Despite the fact that numerous suicides occurred at Foxconn in 2010 over horrible working conditions and because the families of those who took their lives received compensation for the deaths, there are huge lines when Foxconn has openings.
Embedded below is a local news story (in Chinese) detailing how thousands of applicants stood for hours outside a labor agency in the Chinese city of Zhengzhou, which is the largest city of Henan province in north-central China.
In late December, it was reported that Foxconn was working with the city in order to double the size of the workforce there. The company wants to hire an additional 100,000 employees, the same number it employed in 2011.
The fact that thousands wait for jobs that have been said to be horrible in terms of worker treatment shows the sad state of affairs in the job market in China. The lines stretched more than 200m down the road.
The job posting by the Zhengzhou city government said salary for the positions would be 1650 yuan (US$261) monthly, with an increase to 2400 – 3200 yuan (US$379 - $506) after an appraisal. Food and dormitory living are included in that figure.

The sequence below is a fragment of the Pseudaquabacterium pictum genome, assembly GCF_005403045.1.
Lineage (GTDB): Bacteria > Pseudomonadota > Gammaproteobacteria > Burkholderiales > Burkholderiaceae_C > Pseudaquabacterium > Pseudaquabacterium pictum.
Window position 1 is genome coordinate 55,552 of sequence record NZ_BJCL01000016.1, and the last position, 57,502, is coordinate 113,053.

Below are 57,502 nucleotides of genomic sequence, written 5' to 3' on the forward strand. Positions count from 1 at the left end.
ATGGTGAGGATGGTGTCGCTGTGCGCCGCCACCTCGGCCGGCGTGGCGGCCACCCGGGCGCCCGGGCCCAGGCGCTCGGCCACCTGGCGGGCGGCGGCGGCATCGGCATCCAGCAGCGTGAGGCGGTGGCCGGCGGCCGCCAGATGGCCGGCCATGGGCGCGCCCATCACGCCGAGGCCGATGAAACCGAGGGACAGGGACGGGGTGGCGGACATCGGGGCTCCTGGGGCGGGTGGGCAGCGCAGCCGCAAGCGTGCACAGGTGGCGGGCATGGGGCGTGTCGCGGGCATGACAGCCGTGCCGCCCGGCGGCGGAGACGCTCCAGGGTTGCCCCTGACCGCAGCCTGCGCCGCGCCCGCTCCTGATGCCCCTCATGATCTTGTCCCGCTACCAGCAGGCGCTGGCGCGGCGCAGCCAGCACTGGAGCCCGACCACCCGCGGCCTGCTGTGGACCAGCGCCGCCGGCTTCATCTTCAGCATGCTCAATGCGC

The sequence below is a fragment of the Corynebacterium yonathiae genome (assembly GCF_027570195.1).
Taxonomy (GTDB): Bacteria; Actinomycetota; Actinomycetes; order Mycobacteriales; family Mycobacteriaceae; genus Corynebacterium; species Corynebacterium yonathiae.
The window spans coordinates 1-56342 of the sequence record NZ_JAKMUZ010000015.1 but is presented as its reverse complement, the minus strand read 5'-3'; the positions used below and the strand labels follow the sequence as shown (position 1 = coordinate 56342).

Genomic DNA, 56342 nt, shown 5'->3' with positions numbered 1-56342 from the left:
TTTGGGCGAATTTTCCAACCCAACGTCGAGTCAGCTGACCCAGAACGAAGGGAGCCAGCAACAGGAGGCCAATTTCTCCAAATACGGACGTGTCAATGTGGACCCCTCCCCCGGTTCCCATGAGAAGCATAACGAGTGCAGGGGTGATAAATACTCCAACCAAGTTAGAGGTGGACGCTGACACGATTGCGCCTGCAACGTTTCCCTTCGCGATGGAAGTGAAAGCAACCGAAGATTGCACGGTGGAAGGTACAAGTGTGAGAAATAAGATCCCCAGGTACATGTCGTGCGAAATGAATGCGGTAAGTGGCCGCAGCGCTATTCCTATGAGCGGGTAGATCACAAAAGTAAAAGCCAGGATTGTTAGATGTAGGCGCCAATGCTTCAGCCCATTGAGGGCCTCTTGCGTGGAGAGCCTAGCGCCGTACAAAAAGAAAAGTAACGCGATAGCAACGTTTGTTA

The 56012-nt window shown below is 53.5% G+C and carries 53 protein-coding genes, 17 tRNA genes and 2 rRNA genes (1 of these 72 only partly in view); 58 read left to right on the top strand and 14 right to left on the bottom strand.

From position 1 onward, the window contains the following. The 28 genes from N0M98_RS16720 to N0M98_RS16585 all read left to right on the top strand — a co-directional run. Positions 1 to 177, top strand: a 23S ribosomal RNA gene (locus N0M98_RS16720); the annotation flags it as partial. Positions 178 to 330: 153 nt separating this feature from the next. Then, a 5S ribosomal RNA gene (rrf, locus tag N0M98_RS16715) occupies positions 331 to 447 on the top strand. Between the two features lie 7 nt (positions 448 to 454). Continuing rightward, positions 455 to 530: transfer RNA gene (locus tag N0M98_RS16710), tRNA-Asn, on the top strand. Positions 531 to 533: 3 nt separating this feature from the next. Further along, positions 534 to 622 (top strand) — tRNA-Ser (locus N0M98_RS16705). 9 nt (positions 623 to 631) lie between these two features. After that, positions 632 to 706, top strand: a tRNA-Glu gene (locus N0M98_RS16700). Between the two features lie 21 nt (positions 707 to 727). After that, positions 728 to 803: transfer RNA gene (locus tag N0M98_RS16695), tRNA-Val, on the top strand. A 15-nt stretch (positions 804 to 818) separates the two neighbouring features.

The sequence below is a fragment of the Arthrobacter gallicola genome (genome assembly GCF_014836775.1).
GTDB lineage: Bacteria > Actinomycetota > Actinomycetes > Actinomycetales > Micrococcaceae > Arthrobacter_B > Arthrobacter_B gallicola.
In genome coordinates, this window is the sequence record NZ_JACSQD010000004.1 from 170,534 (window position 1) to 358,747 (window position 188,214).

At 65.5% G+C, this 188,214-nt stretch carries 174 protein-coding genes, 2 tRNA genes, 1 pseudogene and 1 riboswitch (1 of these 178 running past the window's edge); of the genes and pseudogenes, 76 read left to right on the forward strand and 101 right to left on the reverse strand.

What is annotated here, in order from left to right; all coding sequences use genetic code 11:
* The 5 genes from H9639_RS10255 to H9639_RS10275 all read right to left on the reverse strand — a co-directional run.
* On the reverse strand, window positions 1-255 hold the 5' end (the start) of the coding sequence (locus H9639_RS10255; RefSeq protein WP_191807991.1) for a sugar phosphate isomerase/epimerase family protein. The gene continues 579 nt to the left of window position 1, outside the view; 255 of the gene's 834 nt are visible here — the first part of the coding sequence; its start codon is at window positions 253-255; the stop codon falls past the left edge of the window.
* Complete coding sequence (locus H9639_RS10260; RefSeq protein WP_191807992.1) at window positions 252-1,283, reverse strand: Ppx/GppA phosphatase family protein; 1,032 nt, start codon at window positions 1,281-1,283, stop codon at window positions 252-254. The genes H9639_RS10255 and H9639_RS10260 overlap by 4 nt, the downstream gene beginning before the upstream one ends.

Apple's position as the world's No. 1 ranked firm in terms of market cap (trading off and on with Exxon Mobil) makes it an obvious target of criticism over worker treatment and profits made therein. It's true, though, that although Apple was central in the New York Times article about workers at Foxconn plants, Foxconn has many other clients, including HP, Dell, Nokia, and more, and also true that harsh worker conditions are not isolated to electronics manufacturing.
While Apple CEO Tim Cook addressed the issue in an internal email to employees, stating that the company cares about "about every worker in our worldwide supply chain," and while it's true the issue is really Foxconn's, not Apple's, this quote in the New York Times article from former Apple exec made it clear Apple could force Foxconn --- and others --- to make real change happen.
“We’ve known about labor abuses in some factories for four years, and they’re still going on. Why? Because the system works for us. Suppliers would change everything tomorrow if Apple told them they didn’t have another choice. If half of iPhones were malfunctioning, do you think Apple would let it go on for four years?”